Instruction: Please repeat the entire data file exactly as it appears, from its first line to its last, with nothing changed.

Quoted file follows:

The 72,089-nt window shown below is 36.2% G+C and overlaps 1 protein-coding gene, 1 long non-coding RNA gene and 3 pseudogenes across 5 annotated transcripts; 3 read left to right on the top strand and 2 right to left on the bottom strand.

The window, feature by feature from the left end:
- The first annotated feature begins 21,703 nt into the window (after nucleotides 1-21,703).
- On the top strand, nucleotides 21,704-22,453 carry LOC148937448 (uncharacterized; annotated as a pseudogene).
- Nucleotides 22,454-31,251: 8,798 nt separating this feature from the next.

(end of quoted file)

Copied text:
The 72,089-nt window shown below is 36.2% G+C and overlaps 1 protein-coding gene, 1 long non-coding RNA gene and 3 pseudogenes across 5 annotated transcripts; 3 read left to right on the top strand and 2 right to left on the bottom strand.

The window, feature by feature from the left end:
- The first annotated feature begins 21,703 nt into the window (after nucleotides 1-21,703).
- On the top strand, nucleotides 21,704-22,453 carry LOC148937448 (uncharacterized; annotated as a pseudogene).
- Nucleotides 22,454-31,251: 8,798 nt separating this feature from the next.